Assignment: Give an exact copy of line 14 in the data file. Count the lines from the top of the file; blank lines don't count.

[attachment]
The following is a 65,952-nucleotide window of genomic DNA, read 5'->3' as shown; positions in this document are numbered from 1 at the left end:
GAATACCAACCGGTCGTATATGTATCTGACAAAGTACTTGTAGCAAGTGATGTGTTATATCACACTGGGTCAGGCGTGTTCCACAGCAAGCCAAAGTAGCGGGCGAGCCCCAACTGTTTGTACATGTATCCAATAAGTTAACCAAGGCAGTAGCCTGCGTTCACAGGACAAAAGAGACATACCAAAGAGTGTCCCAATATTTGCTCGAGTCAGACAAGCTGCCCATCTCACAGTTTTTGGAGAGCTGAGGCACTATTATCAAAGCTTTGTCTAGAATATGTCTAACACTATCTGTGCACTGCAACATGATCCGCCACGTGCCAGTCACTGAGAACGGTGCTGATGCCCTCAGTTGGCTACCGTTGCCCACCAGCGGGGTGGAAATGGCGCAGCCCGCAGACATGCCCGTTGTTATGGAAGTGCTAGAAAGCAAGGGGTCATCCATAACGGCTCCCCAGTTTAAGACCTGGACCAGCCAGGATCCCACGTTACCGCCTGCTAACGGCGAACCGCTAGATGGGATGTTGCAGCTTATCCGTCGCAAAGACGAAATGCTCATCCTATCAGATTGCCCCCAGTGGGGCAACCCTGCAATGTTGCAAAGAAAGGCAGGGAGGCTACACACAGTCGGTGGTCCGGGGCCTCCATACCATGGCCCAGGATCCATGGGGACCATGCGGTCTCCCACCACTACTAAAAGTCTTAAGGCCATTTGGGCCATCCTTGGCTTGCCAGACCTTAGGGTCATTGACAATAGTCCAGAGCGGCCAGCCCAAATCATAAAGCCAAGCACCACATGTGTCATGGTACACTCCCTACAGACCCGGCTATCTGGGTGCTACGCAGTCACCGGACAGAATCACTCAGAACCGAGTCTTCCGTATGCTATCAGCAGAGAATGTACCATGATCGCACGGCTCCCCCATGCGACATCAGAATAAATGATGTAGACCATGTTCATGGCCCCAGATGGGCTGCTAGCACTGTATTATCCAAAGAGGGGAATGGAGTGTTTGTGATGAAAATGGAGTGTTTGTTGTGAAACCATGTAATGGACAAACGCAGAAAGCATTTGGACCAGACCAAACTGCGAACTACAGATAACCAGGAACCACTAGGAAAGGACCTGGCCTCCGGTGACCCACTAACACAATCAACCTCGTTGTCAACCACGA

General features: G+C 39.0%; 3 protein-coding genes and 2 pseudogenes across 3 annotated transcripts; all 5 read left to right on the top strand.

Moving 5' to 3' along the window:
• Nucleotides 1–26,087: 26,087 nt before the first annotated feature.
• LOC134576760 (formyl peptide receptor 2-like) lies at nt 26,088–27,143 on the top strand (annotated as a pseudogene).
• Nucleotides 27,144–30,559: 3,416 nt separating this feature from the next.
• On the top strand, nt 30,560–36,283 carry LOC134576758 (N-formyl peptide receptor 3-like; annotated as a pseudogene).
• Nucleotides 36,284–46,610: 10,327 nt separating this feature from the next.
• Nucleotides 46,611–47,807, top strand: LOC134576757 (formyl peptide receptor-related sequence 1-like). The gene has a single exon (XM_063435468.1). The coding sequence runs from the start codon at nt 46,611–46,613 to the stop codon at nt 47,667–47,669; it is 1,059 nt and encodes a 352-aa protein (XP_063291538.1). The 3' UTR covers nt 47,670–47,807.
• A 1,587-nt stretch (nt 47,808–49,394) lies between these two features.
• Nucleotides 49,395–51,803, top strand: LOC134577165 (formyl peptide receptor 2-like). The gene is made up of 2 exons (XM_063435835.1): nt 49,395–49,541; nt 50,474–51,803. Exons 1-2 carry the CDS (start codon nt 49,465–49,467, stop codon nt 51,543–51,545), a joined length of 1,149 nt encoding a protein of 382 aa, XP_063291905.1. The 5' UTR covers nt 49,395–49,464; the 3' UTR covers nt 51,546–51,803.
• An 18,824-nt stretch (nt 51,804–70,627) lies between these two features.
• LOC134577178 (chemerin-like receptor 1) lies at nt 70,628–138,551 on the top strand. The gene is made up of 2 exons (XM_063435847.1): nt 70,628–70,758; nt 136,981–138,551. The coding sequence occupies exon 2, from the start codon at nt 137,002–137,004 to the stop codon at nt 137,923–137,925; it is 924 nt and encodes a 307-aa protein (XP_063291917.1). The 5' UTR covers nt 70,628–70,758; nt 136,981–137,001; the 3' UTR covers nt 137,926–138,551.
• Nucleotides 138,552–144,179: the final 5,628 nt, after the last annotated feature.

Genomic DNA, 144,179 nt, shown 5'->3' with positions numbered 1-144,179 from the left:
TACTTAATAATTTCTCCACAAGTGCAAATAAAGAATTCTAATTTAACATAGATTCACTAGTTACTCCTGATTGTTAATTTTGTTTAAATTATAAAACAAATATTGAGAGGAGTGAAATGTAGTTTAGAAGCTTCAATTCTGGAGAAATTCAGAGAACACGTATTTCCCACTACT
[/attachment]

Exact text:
• LOC134577178 (chemerin-like receptor 1) lies at nt 70,628–138,551 on the top strand. The gene is made up of 2 exons (XM_063435847.1): nt 70,628–70,758; nt 136,981–138,551. The coding sequence occupies exon 2, from the start codon at nt 137,002–137,004 to the stop codon at nt 137,923–137,925; it is 924 nt and encodes a 307-aa protein (XP_063291917.1). The 5' UTR covers nt 70,628–70,758; nt 136,981–137,001; the 3' UTR covers nt 137,926–138,551.